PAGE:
Peggy obviously goes straight to Don to inquire about the account and is met with a bit of animosity on his end. He’s clearly feeling the pressure of the proposed contract and, I think, the prospect of “selling out” indefinitely, and he really has her have it. “Every time I turn around you’ve got your hand in my pocket,” he tells her. “There’s not one thing that you’ve done here that I couldn’t live without. You’re good, get better, stop asking for things.”
OH SNAP! Peggy got told! She does, after all, represent everything Don despises: an opportunistic, entitled, corporate ladder-climber. Locking himself down to three years at Sterling Cooper (”the man”) might make him no different. Eek!
Back at home, Betty picks up a phone call from Roger Sterling, who tries to convince her to put the pressure on Don about signing the contract - which she still hasn’t heard a thing about. She basically gives Roger the over-the-phone middle finger, and angrily inquires about the contract when Don gets home. They get in a huge fight (we get it, you don’t want to be tied down, Don) and he runs out the door with his whiskey in hand.
Don starts driving and picks up a pair of young hitchikers, on their way to Niagara Falls to get married in order for the boy to avoid the draft. Don clearly loves their purity, free-spiritedness, and damn-the-man ‘tudes (especially now that he himself is being asked to sign away his freedom), and pops two of their Phenobarbital pills when offerred.
They all stop at a motel room where where they start partying down. Don dances with the girl but soon starts fading from his pill/booze combo and sits down. He has one of his trademark Dick Whitman visions, in which he pictures his father sitting in the chair in front of him. Daddy tells Don he’s worthless, that he can’t settle down, that he grows bullshit for a living. At this point, the two free-spirited kids notice Don still hasn’t passed out and whack him over the head and rob him. Oy. Party over.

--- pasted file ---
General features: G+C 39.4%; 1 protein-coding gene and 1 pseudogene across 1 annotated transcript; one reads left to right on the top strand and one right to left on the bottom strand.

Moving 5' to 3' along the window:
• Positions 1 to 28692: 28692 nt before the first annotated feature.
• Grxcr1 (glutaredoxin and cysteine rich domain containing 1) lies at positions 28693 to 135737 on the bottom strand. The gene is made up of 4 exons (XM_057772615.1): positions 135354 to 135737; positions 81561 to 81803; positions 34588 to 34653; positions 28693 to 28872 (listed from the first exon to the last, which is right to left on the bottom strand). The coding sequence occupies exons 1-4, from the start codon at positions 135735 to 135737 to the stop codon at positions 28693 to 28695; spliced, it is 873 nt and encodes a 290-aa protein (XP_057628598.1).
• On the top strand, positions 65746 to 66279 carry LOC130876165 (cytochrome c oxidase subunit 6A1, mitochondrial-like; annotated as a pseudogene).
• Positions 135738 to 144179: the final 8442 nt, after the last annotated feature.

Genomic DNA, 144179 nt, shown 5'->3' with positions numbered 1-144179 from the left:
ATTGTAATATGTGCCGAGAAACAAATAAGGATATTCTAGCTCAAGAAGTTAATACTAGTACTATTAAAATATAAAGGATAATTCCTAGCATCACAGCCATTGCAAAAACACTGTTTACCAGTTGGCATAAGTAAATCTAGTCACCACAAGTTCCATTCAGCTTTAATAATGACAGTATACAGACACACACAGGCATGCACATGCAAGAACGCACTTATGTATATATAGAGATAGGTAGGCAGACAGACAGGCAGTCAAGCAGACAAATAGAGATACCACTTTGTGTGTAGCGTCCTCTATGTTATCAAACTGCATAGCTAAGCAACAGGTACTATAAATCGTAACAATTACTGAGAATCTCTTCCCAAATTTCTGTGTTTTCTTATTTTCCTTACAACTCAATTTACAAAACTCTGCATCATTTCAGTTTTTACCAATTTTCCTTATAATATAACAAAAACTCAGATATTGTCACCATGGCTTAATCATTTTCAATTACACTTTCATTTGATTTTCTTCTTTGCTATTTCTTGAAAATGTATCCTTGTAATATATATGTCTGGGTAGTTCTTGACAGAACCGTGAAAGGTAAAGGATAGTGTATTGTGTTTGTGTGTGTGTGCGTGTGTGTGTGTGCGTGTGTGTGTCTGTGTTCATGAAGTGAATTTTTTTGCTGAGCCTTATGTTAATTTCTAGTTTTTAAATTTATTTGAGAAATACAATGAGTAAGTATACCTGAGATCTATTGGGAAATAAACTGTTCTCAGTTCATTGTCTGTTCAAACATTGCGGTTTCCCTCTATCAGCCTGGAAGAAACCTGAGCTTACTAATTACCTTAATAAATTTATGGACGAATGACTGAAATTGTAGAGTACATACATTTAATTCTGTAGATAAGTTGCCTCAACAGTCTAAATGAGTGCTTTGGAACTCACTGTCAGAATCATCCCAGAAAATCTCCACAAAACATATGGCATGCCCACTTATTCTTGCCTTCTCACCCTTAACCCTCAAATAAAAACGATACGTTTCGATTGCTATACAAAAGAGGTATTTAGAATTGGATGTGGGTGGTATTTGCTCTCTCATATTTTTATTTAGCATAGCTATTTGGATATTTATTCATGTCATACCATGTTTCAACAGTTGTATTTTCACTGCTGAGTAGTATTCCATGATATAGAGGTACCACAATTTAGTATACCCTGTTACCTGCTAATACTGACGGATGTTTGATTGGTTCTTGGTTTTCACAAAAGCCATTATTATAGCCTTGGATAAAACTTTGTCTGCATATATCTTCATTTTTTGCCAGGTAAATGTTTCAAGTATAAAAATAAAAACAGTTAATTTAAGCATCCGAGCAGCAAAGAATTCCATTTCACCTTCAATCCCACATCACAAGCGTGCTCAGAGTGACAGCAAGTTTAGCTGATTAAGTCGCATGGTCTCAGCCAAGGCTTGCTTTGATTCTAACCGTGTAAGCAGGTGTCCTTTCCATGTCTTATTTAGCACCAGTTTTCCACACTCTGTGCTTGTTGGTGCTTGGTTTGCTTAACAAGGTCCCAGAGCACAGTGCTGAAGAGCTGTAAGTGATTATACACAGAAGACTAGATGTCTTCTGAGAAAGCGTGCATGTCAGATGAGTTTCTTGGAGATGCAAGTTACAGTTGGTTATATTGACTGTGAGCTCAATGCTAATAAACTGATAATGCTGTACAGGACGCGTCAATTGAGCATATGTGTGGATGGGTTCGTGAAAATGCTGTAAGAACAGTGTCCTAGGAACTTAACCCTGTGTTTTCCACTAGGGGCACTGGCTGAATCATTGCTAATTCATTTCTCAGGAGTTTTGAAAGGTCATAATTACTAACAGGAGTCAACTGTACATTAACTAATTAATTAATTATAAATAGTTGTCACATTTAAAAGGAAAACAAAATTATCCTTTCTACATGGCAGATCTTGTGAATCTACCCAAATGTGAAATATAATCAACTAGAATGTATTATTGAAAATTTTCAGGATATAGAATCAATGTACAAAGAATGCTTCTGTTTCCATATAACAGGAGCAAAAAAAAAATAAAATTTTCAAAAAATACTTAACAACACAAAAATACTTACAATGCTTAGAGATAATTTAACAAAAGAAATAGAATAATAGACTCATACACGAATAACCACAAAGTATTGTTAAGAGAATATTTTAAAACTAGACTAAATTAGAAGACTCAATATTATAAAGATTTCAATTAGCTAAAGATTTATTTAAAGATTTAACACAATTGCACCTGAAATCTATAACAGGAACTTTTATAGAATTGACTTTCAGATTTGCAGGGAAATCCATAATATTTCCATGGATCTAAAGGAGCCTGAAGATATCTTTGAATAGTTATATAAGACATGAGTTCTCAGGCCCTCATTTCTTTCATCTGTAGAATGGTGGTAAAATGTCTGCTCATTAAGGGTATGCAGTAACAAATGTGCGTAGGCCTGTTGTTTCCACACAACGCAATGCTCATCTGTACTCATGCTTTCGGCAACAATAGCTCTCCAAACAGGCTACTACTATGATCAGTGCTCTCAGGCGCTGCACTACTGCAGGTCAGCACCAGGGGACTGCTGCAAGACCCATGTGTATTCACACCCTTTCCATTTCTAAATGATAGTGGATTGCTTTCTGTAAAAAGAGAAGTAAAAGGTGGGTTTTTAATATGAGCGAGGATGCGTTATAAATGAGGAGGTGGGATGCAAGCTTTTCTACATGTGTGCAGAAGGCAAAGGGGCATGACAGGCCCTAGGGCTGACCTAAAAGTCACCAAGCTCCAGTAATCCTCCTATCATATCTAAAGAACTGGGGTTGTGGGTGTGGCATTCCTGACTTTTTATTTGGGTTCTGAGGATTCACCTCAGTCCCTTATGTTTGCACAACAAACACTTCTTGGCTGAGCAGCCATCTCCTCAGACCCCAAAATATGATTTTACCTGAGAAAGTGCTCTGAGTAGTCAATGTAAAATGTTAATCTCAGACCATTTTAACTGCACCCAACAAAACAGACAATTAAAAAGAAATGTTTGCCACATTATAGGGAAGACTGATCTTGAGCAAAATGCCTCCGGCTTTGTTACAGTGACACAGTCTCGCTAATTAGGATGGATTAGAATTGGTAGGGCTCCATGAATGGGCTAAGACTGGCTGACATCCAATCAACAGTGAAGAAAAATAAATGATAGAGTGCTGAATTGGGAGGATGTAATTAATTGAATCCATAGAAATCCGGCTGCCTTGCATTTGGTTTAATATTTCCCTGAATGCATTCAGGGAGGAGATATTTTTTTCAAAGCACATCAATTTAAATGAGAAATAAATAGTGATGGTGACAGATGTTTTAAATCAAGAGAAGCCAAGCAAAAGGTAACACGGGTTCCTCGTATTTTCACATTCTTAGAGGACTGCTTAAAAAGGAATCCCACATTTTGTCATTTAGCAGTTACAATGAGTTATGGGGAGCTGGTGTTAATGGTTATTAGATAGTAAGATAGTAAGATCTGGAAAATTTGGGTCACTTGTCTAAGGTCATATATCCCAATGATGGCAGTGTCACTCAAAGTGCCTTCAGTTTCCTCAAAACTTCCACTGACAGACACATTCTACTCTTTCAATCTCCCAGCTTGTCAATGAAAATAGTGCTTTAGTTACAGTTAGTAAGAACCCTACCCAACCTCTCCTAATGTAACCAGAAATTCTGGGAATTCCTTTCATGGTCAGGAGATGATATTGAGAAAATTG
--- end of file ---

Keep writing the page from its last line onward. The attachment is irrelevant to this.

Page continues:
Meanwhile, that night, Peggy decides to meet with Duck to return the Hermès scarf and talk. What happens is more than surprising: Duck hits on her and they end up sleeping together in a hotel room. One can’t help but make the connection between Peggy’s disastrous meeting with Don and her now sleeping with Duck, the anti-Don. Seems our Peggy is slowly realizing that sex means power, self-worth.
Don wakes up face down in his own filth the next morning, and returns to the office with a bandaged-up face. He’s met in his office by Burt Cooper, who wants to discuss the yet-unsigned contract. “Would you say I know something about you, Don?” Burt asks him. “When it comes down to it, who’s really signing this contract anyway?”
Oh maaaan, do you get it? Burt’s basically blackmailing the guy by implying he knows a thing or two about Don’s past. Don gets the message and reluctantly signs the contract, dating it 7/23/1963.
What is the significance of seven twenty three, our episode title? It’s the day Don signed his soul away, duh. His life, both professional and personal, is now bound to Burt Cooper & co. Oh noes!
Fantastic episode. You know there’s nothing I love more than subtle artistry, and S03E07 was chock-full of it. On top of that, many plot points we’d almost forgotten (finally, some more Dick Whitman!) were pushed forward, while new ones craftfully put into place. Bravo!